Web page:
And who would make a better scapegoat than Sara Carbonero, FHM's USA's "sexiest sports reporter in the world" , Casillas' latest conquest. After all many men hate the fact that he is with her, while many women hate the fact that she is with him. And you thought John Lennon (him again) was a "jealous guy". She interviewed him after the game and accused "Saint Iker" of "mucking it up", thus getting the two of them onto the front page of today's Times into the bargain. But don't just take my word for it, the whole of the British press have been scrutinising this interview. Spain's defeat was a surprise, and likewise, nobody expects the Spanish inquisition.
Curiously, on the day of the match, the New York Post named Carbonero WAG of the Day! Before or after the match, I wonder?
I'm just waiting for the tabloids' paparazzi snap of the two of them shopping for flat-pack furniture, just for the priceless caption - IKEA Casillas...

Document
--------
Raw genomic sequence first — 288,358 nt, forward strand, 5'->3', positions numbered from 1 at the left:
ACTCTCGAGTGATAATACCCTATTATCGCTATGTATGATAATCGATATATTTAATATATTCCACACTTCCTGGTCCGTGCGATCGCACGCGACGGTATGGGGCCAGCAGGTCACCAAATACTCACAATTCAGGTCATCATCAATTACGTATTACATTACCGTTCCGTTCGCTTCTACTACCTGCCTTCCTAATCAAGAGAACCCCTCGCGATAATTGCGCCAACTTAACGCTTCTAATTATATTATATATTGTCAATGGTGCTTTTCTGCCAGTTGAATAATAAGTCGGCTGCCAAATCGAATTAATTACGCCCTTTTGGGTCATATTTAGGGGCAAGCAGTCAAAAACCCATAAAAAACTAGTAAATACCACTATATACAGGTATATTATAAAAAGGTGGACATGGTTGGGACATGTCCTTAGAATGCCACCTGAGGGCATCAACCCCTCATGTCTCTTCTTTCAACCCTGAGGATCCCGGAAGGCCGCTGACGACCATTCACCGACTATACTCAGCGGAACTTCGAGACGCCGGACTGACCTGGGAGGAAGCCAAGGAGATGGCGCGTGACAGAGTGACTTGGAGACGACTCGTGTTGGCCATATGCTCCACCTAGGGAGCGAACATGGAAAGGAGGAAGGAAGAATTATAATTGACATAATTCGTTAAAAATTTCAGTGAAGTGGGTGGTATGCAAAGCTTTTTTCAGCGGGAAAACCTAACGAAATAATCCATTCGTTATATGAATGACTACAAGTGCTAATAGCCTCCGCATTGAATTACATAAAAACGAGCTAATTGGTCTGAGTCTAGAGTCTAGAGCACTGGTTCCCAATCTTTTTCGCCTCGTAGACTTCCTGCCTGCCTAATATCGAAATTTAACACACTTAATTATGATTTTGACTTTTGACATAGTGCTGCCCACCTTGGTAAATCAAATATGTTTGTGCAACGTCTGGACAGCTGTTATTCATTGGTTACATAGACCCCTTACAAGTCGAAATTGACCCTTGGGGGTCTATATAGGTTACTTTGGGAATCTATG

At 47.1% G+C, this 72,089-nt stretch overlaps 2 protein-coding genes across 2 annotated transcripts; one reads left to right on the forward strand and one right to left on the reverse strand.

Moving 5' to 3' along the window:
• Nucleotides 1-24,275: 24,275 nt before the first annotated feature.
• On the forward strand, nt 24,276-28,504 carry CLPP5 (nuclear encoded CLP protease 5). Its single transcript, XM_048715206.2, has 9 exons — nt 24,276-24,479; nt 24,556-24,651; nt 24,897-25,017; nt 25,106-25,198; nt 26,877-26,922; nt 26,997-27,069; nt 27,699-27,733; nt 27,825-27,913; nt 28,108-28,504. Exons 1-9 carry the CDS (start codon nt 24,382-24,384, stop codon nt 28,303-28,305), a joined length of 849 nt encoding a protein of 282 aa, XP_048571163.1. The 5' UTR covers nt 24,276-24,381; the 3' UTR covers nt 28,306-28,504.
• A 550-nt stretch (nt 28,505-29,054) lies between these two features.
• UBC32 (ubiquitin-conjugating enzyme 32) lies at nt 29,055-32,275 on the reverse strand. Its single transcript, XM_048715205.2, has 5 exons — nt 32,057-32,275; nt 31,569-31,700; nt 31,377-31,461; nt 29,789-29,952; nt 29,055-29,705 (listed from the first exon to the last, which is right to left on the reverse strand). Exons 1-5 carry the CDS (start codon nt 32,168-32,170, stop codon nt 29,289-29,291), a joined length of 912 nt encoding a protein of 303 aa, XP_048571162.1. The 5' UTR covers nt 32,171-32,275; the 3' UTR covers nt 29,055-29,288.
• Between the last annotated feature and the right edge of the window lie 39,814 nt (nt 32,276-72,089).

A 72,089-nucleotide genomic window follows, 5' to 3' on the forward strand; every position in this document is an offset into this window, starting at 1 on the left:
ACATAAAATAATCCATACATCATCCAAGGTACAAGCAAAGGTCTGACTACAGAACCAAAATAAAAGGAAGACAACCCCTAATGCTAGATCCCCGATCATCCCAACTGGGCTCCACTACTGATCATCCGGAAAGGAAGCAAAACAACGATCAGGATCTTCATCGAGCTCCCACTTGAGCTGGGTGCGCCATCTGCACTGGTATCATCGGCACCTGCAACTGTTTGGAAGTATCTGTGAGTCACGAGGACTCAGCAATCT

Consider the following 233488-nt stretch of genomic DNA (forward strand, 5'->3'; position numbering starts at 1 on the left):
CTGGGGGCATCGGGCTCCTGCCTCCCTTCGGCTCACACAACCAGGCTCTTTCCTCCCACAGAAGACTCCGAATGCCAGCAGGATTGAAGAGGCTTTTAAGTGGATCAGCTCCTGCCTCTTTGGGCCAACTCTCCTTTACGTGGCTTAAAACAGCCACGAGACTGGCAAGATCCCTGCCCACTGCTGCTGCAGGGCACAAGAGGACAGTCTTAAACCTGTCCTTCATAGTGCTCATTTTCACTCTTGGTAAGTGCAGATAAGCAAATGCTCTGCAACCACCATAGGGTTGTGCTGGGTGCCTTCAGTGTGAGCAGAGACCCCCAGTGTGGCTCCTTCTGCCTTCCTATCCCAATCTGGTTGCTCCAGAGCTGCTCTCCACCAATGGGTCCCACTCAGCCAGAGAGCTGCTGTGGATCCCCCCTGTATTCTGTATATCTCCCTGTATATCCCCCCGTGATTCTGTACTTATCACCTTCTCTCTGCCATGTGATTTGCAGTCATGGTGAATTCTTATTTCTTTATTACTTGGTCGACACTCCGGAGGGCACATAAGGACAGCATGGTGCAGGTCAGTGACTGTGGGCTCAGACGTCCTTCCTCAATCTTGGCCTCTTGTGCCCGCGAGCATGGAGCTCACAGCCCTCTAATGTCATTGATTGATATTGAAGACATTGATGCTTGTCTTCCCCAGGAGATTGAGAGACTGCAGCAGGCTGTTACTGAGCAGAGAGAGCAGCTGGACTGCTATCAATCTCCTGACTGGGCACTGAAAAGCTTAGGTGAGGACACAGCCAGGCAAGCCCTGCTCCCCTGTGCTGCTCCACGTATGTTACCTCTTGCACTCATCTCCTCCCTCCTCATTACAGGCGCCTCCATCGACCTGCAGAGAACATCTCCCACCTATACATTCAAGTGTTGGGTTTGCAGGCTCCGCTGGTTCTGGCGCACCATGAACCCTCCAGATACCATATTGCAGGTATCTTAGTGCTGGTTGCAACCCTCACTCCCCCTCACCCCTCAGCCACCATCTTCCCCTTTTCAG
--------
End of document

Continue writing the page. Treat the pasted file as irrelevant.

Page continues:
Thursday, 13 May 2010

CNN on "Mrs. Clegg"

Every breath you take, every move you make, they'll be watching you...

US senator Eugene McCarthy (best known for inspiring a band who went on to spawn cult heroes Stereolab... or was that Joseph McCarthy?) once said:

"Being in politics is like being a football coach. You have to be smart enough to understand the game and dumb enough to think it’s important."  

The parallels between football and politics are endless. 

In Spanish, the word for a political party and a football match are exactly the same. Curiously (and curiously appropriately in the case of the current UK administration!), the same word can be translated back into English as "split", "broken" or "cut into two".

Any Spanish-based readers who are remotely interested in the beautiful game and with spare cash to invest in satellite dishes and digiboxes will be more than familiar with the Monday-evening Canal + prog "El Día Despues".